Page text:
In this cycle, which we are referring to as the dominant myth of Radha-Krishna that is adopted by Rupa Goswami and illustrated most clearly in GG, the māninī is called khaṇḍitā. In GG, the khaṇḍitā nāyikā is described in the Eighth Sarga. Although no details are provided of why Krishna does not come to the arranged meeting in the previous sarga, Radha believes that he has seduced the go-between (düté).

ullaṅghya samayaṁ yasyāḥ preyān anyopabhogavān |
bhoga-lakṣmāṅkitaḥ prātar āgacchet khaṇḍitā hi sā |
eṣā tu roṣa-niḥśvāsa-tūṣṇīṁ-bhāvādi-bhāg bhavet ||
When the lover misses a rendezvous because he has been enjoying with another woman and appears in the morning displaying the proofs of his infidelity, the heroine's state is that of the offended woman (khaṇḍitā). She is characterized by anger, heavy breathing, silence and so on. (UN 5.85)
This kind of māna pervades the texts on dramatic literature. One of the principal divisions made of the nāyikā's character is based on the way she acts when she has been mistreated by her lover, whether she meekly accepts it (mugdhā) or is strong in enforcing the rule of law to her man (pragalbhā). In fact, Radha is described at the complete nāyikā: she is madhyā, meaning that she can adopt either strategy as necessary to control her lover (Cf. UN 5.42). But she is famous for the latter stance, as vāmā, contarian rather than compliant.

Jayadeva's full description comes in Prabandha 17:

yāhi mādhava yāhi keśava mā vada kaitava-vādam |
tām anusara sarasīruha-locana yā tava harati viṣādam ||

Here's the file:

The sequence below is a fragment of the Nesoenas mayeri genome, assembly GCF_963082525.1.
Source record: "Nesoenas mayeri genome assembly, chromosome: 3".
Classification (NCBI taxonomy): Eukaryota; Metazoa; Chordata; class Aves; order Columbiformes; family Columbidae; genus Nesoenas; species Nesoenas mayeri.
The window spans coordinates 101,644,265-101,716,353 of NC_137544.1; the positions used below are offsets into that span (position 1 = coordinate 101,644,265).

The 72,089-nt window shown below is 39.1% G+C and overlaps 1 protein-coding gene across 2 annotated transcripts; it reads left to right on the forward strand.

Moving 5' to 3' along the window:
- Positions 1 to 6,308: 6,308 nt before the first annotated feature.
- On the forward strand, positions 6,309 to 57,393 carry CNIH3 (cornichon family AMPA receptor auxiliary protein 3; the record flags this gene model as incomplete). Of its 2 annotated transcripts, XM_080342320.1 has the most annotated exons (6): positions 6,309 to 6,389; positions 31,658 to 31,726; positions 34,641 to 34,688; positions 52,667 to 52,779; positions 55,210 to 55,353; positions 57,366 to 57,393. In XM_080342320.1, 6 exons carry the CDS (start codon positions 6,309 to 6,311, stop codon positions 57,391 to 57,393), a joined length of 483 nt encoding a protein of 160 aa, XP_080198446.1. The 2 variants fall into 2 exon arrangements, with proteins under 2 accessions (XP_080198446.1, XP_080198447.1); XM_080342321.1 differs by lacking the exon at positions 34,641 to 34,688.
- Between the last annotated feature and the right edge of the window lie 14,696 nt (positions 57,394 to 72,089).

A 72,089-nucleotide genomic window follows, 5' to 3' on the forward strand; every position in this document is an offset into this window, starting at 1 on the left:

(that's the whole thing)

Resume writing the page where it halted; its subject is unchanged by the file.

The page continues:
Just go away Madhava! Just go away! Keshava, stop telling me lies. O lotus-eyed one! Go and follow the one you really love, the one who will remove your distress.
In later literature, both in Sanskrit and the vernacular, such as of Chandi Das, the khaṇḍitā theme becomes one that is much loved with numerous tropes being added as Radha sarcastically dresses Krishna down. [Cf. Padyävalé 216-219]. Her anger can expressed either patiently and with control, often sarcastically (dhīrā), angrily and with cruel invective (adhīrā) or a combination of both (dhīrādhīrā). Since Radha's range is greater and since she masters all such techniques, she falls into the lattermost category. (Cf. UN 5.34-41).

The word māna ("measure, weight" -->; "self worth" --> "pride") has two different uses. One is the kind of frustrated anger and displeasure that is half explicable, half not, and seemingly causes a distance to grow between lovers. That is the meaning in Ujjvala-nīlamaṇi chapter 15.74-146. The other meaning, from chapter 14, is a sthāyi-bhāva, which in effect tries to explain the underlying reasons, based in love, that such manifestations take place.

In other words, māna is not just a feature of the dramatic plot, where Radha or Krishna stop talking to one another until one or the other one gives in and begs, “Please make it stop! Don’t push me to the breaking point! I can’t live without you.” Rather, it is a particular state of love, which lies between sneha and praṇaya.

Māna means pride, because love does not just mean losing your identity in the loved one. It also means finding value in yourself. Rudra Bhatta says (and Rupa Goswami quotes):

snehaṁ vinā bhayaṁ na syān nerṣyā ca praṇayaṁ vinā
tasmān māna-prakāro’yaṁ dvayoḥ prema-prakāśakaḥ
Without sneha, there would be no fear. Without praṇaya, there would be no jealousy. Therefore māna reveals these two other states of love also (or, māna reveals the love of both nāyaka and nāyikā). (UN 15.78)